The North American economies have been dominated by two main themes over the past year: the weakeni...
The North American economies have been dominated by two main themes over the past year: the weakening US dollar and spiraling commodity prices, both of which negatively impacted the US domestic economy. There have been winners in the region too, however, especially the commodity-rich Canadian economy, which has profited from the price hikes; and the big US exporters, who have seen their competitiveness improve on the back of the dollar slide.
The US economy for the most part has been able to absorb the increase in oil prices, according to Norman Raschkowan, head of North American equities at Standard Life. The low interest rate environment and higher house values have helped fuel consumer spending and counteract, to some extent, higher energy costs. Although it has had some impact on airlines and the automobile industry, the US consumer is still holding up and supporting the US economy. It is likely the Fed will keep interest rates at fairly low levels to keep an environment that promotes growth.
For Canada, higher commodity prices have been especially positive for the economy. Raschkowan points out that Canada has an abundance of natural resources and has benefited from the rise in energy prices.
However, Tony Dolphin, director of economics and strategy at Henderson Global Investors, warns that the main concern for commodities in Canada is if China slows. China is a big player in this market and if there is a fall in the demand for commodities this may result in a loss of income for Canada.
One area that has benefiting the US economy has been the weaker dollar, points out Raschkowan. This has helped the export industry.
Raschkowan says: "The dollar is likely to drift lower to make manufacturers more competitive in the global market.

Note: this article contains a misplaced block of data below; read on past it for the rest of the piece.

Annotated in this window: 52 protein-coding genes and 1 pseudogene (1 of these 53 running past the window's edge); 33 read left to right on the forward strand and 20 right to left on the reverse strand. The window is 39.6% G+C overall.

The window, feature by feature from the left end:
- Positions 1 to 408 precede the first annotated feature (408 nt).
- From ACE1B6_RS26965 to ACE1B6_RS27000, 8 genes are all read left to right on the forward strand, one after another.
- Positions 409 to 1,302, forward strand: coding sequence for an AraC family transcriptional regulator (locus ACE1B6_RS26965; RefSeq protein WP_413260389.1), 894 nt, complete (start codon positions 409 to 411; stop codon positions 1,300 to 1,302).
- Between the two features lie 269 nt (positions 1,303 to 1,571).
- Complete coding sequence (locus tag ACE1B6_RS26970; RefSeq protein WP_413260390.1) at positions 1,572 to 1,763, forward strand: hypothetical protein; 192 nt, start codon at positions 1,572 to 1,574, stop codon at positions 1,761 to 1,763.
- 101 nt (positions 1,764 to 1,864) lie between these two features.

Multinational companies will have improved competitiveness and are likely to outperform in 2005. These companies have also been shifting production to Asia to produce a lower cost base."
However, Raschkowan warns a large proportion of the Canadian economy is dependent on trade with the US. The appreciation of the Canadian dollar is putting a strain on exports. He feels this would happen if the Canadian dollar were to go above 85 cents against the US. This would cause the economy to slow and have a big impact on employment growth.
According to Dolphin, the export industry across the border has been another driving force behind Canada especially in the car manufacturing area. Further appreciation of the Canadian dollar could put a strain in this area.
Although Dolphin feels the US economy's excesses, such as the large budget deficit and low savings ratio, are not there in Canada, he says that Canada is still tied to the US. If the US has a recession then Canada will have one via the export market.
For the US, according to Dolphin, the risk is that if inflation rises too fast the Fed would have to raise interest rates. This would cause weaker growth.
He says: "In the US, companies' cash flows are very strong at the moment. But, now the tax cuts have ended, the US needs money from cash flows to cycle around the economy. Cash flows need to be regenerated and companies need to continue to grow and hire more staff. Employment growth is needed for the economy. The main driver in the US is still consumer spending which continues to increase at a rate of 3%-4%."
Furthermore, an aggressive hike in interest rates in the US could also cause the Asian economies to stop financing its current account deficit, points out Dolphin. This could happen if Asia feels it has become more self-sufficient and does not need the US and can afford to let its currencies rise. However, the risk of this occurring is presently only small.
There could also be risks to the Canadian economy if its central bank has to raise interest rates faster than expected.
According to Raschkowan the low interest rate environment in Canada has also helped inflate house prices and consumer spending. Although Canadian house prices are not as robust as the US, prices have been increasing but the environment is favourably supporting the economy. An aggressive hike could have an impact on the Canadian economy.
Raschkowan is forecasting 3% growth in the US and Canada.
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